My dad needed my help recently. He was preparing to undergo a medical procedure for his heart, so I took it upon myself to help him sort through some things he needed to do. It was fairly standard stuff. I helped him fill out a legal document and talk with his doctor about the procedure and his options. We discussed his wishes in case things went wrong during the procedure and I was left to make hard choices on his behalf.
While I took care of these typical family duties, I chuckled to myself. Less than three years ago, I would never have imagined being in a place where I’d handle these types of things for this man.
But there I was, discussing end-of-life scenarios with a father who had neglected, abandoned, and disappointed me more times than is fair to mention against him.
I wasn’t able to do it because I love him so much or because he’s turned a corner or because I am such a great Christian.
I was able to do it because I wanted something normal between us. And normal is not a thing I take for granted in the relationship I have with my father.
It felt something like a normal relationship between a father and daughter.
Normal is something I thought I’d had to give up a long time ago — a loss I had to learn to forgive.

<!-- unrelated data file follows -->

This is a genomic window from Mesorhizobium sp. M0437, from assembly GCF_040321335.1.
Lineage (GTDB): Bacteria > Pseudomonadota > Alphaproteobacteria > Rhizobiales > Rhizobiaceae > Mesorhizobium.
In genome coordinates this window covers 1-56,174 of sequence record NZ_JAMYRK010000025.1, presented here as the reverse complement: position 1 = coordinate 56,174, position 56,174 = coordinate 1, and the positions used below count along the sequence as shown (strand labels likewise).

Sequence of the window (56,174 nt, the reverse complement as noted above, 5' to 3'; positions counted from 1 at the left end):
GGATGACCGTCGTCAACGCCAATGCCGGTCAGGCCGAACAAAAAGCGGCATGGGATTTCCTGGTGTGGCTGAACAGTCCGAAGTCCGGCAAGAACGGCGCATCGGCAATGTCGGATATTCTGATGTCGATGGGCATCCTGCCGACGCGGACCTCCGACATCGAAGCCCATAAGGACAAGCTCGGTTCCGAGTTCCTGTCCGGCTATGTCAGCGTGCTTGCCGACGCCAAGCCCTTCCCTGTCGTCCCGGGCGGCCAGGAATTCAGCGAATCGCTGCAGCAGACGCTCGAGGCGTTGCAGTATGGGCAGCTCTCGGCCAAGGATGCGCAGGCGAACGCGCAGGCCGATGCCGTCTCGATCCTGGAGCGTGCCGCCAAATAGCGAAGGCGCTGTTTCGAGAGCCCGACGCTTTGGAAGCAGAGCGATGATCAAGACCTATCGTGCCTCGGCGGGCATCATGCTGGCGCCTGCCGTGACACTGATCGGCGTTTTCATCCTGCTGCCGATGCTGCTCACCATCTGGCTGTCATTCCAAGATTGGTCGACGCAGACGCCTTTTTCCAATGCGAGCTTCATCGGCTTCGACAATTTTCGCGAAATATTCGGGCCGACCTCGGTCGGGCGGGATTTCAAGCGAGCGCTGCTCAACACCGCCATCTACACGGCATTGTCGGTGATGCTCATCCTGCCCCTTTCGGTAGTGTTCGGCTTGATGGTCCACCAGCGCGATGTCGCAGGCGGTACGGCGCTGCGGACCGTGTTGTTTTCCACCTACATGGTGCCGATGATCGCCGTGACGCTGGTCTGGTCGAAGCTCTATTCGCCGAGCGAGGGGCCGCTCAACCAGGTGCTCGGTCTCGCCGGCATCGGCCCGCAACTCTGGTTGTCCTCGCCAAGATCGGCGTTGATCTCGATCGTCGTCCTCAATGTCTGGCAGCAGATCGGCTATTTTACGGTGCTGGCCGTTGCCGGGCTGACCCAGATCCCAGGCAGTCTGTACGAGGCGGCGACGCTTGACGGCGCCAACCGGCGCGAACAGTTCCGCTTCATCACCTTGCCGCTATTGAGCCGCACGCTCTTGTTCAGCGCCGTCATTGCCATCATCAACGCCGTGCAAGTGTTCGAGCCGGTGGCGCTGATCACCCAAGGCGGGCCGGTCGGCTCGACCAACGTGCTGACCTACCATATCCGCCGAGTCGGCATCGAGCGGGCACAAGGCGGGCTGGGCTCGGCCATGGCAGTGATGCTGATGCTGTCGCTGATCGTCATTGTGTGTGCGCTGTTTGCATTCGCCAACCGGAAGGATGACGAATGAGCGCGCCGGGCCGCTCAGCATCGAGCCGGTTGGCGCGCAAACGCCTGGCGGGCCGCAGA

And it was also something I had to grieve.
I believe it’s true of us all that when we begin to engage in the hard task of forgiveness, we also have to face grief. But grief isn’t something we normally associate with forgiveness. Or, at least, it wasn’t for me.
We know forgiveness doesn’t mean we “erase” the hard or evil thing that happened to us. We know we can’t forget it.
But what do we do when we arrive at the point in our journeys of forgiveness where we have to deal with the overwhelming pile of emotions at the root of our unforgiveness?
Here’s how the process of forgiveness worked in my life.
I felt the Lord calling me to forgive my dad, but when I would butt up against the really challenging feelings of anger or sadness, I wouldn’t quite know where to put them or how to deal with them. I was prepared to act on the task of forgiveness, but I wasn’t prepared to deal with the grief associated with admitting what I had lost.
Over time, God showed me how he intended to use my grief as one of many tools to grow my heart for forgiveness. Tapping into the sorrow over what I had lost (or never really had) helped me take all those emotions to God.
And when I took my grieving heart to God, he was faithful to heal it.
I began to see how grief was just part of the journey of forgiveness. An absolutely necessary part.
We’re told in the Psalms that “the Lord is near to the brokenhearted” and that “he heals the brokenhearted and binds up their wounds” (Psalm 34:18 and 147:3).
If we want the kind of forgiveness the Lord offers for our broken relationships, then we must address our broken hearts.
We must confront our grief and allow God to come near to us and heal us. That’s when he can “bind up [our] wounds” and fashion our hearts into ones that seek forgiveness.
I love my dad, and I gladly take the normal times when they come. Forgiving him was hard. Confronting my grief over the loss of a “normal” relationship was harder.
But God was merciful to show me that his way was better, and he gave me a new heart capable of holding both love and loss.
He can do the same for you.